From the Center for Applied Rationality, a "Checklist of Rationality Habits" intended to help you spot when you're tricking yourself. One of my favorites is the next-to-last: "I try not to treat myself as if I have magic free will; I try to set up influences (habits, situations, etc.) on the way I behave, not just rely on my will to make it so."
The CFAR promotes research on cognitive biases to help improve evidence-based decision-making, a favorite subject of mine. Their FAQ sets out a project aimed at figuring out, essentially, what kind of dumb mistakes we habitually make because of the weird way we've been wired by evolution, and figuring out how to catch ourselves while making those dumb mistakes so we don't feel dumb and sad, later.
* I notice when I and my brain seem to believe different things (a belief-vs-anticipation divergence), and when this happens I pause and ask which of us is right. (Recent example from Anna: Jumping off the Stratosphere Hotel in Las Vegas in a wire-guided fall. I knew it was safe based on 40,000 data points of people doing it without significant injury, but to persuade my brain I had to visualize 2 times the population of my college jumping off and surviving. Also, my brain sometimes seems much more pessimistic, especially about social things, than I am, and is almost always wrong.)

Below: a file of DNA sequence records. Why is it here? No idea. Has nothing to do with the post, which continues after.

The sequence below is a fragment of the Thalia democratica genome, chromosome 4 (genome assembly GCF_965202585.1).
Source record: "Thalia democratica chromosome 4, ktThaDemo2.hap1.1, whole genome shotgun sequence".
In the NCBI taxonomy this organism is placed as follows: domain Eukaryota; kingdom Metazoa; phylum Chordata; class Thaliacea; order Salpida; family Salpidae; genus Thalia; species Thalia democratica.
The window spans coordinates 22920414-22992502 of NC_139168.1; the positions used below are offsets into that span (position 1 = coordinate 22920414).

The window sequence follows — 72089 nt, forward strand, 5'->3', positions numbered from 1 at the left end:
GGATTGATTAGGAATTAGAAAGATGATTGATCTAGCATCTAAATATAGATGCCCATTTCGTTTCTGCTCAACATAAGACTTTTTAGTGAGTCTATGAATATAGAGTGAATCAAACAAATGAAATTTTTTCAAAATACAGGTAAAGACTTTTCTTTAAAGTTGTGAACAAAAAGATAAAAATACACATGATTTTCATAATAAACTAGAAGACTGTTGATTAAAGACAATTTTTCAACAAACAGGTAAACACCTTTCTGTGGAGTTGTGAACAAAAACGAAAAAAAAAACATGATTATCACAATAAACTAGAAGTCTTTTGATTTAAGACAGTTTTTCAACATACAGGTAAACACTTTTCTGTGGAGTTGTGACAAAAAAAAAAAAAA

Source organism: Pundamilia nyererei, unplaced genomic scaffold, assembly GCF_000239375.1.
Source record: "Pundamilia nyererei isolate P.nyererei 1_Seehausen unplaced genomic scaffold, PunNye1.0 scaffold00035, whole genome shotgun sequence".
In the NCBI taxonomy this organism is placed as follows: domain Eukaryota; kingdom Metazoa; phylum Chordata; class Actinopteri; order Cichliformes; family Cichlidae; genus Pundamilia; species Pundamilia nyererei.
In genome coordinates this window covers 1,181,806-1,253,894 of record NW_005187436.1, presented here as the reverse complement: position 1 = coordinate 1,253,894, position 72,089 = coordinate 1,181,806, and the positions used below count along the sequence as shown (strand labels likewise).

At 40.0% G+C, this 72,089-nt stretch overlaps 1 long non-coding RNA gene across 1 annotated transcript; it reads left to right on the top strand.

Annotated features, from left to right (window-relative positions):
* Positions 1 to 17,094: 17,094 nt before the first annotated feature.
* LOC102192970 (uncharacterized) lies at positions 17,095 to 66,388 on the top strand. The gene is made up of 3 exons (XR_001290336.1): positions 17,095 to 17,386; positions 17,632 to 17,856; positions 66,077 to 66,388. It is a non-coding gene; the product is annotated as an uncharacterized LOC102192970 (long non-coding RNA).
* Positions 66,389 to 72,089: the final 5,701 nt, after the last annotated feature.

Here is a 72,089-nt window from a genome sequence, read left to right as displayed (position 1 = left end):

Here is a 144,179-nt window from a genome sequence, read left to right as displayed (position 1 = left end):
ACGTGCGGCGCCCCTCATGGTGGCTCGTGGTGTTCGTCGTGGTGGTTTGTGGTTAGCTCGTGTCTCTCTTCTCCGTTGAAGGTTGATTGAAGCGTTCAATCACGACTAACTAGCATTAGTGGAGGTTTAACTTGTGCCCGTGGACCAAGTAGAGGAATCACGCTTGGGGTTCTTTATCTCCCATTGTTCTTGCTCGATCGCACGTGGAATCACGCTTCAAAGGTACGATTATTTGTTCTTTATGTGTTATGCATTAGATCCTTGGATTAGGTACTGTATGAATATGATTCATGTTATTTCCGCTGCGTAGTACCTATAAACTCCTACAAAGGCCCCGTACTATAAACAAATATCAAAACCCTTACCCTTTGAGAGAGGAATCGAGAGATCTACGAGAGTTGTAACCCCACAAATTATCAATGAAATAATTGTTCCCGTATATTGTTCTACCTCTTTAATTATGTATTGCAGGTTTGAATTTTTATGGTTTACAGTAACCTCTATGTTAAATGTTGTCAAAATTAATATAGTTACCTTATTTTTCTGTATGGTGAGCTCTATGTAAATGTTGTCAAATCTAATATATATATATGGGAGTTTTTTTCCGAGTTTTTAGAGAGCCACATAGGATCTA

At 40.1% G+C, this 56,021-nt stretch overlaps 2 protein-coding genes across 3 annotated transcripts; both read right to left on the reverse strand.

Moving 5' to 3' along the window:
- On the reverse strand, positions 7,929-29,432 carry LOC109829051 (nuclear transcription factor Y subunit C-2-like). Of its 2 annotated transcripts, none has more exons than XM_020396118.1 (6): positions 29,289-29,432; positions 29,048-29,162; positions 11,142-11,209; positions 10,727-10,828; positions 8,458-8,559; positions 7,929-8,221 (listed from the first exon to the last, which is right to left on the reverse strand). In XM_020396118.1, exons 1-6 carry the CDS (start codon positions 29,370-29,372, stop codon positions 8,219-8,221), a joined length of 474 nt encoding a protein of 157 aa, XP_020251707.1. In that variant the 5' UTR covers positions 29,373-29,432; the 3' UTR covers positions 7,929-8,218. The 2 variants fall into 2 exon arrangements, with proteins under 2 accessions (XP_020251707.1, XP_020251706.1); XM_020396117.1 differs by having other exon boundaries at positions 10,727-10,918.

* When facing a difficult decision, I try to reframe it in a way that will reduce, or at least switch around, the biases that might be influencing it. (Recent example from Anna’s brother: Trying to decide whether to move to Silicon Valley and look for a higher-paying programming job, he tried a reframe to avoid the status quo bias: If he was living in Silicon Valley already, would he accept a $70K pay cut to move to Santa Barbara with his college friends? (Answer: No.))
Checklist of Rationality Habits
(Image: Trashbulb, EJ Posselius, CC-BY-SA)
Texas State University’s Body Farm (AKA Forensic Anthropology Center at Texas State University or FACTS) is a 45-year-old facility where the corpses of medical body donors are left to decompose so that researchers can observe the rate at which human remains are consumed by the elements, scavengers and microbes, allowing them to accurately date the […]
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